“Today we have a voice to speak but that may not be the case tomorrow,” said Mohammad Rashid, a 26-year-old interior designer and resident of Old Delhi. On a foggy Thursday afternoon, while defying prohibitory orders, Rashid joined hundreds of residents, workers and students to protest against the newly amended Citizenship Act and the possibility of a nationwide National Register of Citizens.
The protestors marched from Nishadraj Marg in Old Delhi toward the historic Red Fort area where Section 144 of the Code of Criminal Procedure – which bans a gathering of more than four people – had been imposed on Thursday morning.
These protestors demanded that the Act – which many believe can be used along with the NRC as a tool to harass Indian Muslims – be withdrawn, and they chanted slogans against Prime Minister Narendra Modi, Home Minister Amit Shah and the Delhi Police. Similar protests took place around the country, with authorities detaining hundreds of protesters and the demonstrations leading to three causalties.
Around noon, the protesters in Old Delhi were stopped by police and the protest came to a halt, after which several of them sat on the road and sang songs like ‘Hum Honge Kamiyaab’ (We Shall Overcome) as the presence of police and paramilitary forces grew.
“This Act goes against the ideology of Babasaheb Ambedkar which is why we are protesting against it,” said Muzahid Ali Khan, a 35-year-old, who is a resident of South Delhi’s Jamia Nagar. “When the government stops listening to the pen then people use their voice. That is why people should come out to protest. In the last six years, they [Centre] have been doing as they wish despite dissent.”
Earlier in the day, police had detained dozens of protestors who had gathered in the area, even though permissions were denied.
The protestors detained included Swaraj Abhiyan’s Yogendra Yadav, lawyer Prashant Bhushan, activist Harsh Mander, Communist Party of India (Marxist) leaders D Raja, Sitaram Yechury, Brinda Karat, Nilotpal Basu and former Jawaharlal Nehru Student Umar Khalid were among those detained. They were later released on Thursday evening.
Police officials on Thursday afternoon told Scroll.in that around 126 protestors around Red Fort area had been detained. More than a 100 of these protestors were taken to Rajiv Gandhi Stadium in North West Delhi’s Bawana, while the rest were detained at a facility in Rohini, police officials said.
In the National Capital, Section 144 was imposed in North East Delhi district, around Red Fort and in parts of New Delhi, said Delhi Police Public Relations Officer MS Randhawa while addressing a press conference on Thursday evening. Mobile internet was also snapped in some parts of Delhi to curb rumour mongering, he said.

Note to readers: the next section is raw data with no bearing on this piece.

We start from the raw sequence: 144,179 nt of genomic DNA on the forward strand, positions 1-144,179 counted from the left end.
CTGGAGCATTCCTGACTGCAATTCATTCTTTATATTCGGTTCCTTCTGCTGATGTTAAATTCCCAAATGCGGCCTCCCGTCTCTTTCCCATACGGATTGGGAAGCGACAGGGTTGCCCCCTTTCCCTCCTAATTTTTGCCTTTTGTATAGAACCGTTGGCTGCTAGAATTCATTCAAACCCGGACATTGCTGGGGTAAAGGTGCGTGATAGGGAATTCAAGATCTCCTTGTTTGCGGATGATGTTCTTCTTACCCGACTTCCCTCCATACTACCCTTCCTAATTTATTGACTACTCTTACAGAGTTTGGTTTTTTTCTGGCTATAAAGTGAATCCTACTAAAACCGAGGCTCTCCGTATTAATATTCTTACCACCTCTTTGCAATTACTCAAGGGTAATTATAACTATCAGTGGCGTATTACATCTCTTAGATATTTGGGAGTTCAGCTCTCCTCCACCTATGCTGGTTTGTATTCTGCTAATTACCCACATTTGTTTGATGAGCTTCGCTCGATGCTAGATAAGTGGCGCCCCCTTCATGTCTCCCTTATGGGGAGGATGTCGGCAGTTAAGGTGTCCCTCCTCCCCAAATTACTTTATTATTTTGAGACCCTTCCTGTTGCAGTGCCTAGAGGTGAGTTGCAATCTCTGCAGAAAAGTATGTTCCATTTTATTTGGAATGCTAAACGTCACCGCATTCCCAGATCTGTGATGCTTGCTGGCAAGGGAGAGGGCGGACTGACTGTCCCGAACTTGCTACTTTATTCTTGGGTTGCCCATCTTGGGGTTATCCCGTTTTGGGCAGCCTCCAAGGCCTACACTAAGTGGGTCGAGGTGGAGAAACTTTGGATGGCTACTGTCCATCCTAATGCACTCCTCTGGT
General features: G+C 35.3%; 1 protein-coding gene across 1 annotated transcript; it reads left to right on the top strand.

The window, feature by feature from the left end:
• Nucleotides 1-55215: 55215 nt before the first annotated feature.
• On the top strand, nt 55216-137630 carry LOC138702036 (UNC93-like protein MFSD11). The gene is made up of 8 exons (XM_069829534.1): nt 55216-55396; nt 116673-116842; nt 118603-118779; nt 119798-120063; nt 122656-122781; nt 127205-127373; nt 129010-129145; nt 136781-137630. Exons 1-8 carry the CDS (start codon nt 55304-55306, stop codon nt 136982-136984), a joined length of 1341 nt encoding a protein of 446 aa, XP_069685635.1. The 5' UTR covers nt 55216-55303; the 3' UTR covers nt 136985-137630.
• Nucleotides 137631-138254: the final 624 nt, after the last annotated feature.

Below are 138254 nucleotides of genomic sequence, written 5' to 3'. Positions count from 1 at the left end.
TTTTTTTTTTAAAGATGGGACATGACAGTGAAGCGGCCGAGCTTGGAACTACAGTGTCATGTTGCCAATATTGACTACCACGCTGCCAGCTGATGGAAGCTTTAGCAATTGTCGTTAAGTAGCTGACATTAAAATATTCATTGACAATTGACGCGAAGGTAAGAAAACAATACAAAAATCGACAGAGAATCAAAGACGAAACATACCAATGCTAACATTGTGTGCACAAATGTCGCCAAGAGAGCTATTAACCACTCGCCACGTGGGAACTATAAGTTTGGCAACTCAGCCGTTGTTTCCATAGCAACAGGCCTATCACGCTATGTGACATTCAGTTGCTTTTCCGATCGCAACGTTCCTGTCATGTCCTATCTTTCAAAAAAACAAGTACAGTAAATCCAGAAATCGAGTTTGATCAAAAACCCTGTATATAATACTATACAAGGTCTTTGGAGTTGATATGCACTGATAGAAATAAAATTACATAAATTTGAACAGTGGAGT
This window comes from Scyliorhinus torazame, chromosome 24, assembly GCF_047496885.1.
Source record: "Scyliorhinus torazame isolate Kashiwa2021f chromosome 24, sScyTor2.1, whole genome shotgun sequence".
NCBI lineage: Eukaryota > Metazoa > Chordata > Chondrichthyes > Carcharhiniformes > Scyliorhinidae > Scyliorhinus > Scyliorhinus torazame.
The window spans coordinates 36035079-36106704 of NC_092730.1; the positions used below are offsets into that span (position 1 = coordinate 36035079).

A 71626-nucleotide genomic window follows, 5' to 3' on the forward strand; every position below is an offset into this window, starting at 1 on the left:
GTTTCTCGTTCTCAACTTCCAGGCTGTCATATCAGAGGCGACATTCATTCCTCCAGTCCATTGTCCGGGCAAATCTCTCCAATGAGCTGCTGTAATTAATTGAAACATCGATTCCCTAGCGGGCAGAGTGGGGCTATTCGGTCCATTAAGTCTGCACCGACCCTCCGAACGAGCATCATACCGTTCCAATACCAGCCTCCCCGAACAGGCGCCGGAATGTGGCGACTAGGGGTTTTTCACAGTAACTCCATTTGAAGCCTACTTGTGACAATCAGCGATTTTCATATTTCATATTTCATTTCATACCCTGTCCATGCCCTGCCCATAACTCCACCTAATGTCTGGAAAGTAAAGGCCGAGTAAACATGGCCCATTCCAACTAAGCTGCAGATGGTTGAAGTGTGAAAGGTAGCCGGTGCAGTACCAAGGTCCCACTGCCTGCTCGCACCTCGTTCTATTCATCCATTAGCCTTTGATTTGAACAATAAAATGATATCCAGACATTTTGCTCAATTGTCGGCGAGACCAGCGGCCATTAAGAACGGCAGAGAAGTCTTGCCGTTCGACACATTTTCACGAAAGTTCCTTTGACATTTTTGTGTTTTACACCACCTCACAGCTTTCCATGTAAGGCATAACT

Another protest halted
The stretch of Nishadraj Marg goes on for around a kilometre and it is just a street away from the Red Fort, where the protestors were hoping to gather. As they reached the end of the stretch, however, police officials stopped them and the protest halted there.
“Today it is us Muslims, but tomorrow it could be Sikhs and Christians next,” said 32-year-old Irfan Khan, who lives and works as a travel agent in East Delhi’s Laxmi Nagar.
Khan also felt that protest was the only alternative left. “It is the only way we can raise our voice against this. All are here including women and even the elderly.”
At around 12.40 pm, as protestors sat on the road, the number of policemen equipped with batons and tear gas cans. Around 52 companies were present at Nishadraj Marg that included several paramilitary personnel including those from Rapid Action Force, the Delhi Police spokesperson later said said.
Police and paramilitary troops continued to stand on the road as protestors demanded that those detained be released at around 1.30 pm. Some protestors also negotiated with police officials to release those detained.
At around 3.45 pm, some protestors alleged that stones were pelted on them twice from a building situated along Nishadraj Marg. “It just fell on us suddenly but nobody got hit,” said Vikram Pratap, 25, a protestor who was present at the time. Police officials said they would investigate the matter.
‘Protest is precious’
Despite prohibitory orders in place, several protestors at Nishadraj Marg felt it was necessary for them to dissent. Another protestor felt that dissenting against the Act was necessary to protect different communities.
At around 5.45 pm protestors started to disperse from the road. But many of them said they would continue to protest against the Citizenship Act.
“It is every Indian’s duty to be out here on the streets,” said 19-year-old student Shabi Mirza. “So many people are raising their voices against the Act in Jamia [Jamia Millia Islamia] and Assam. Protest is very precious for us because we cannot use violence. We need to get our voice to the government.”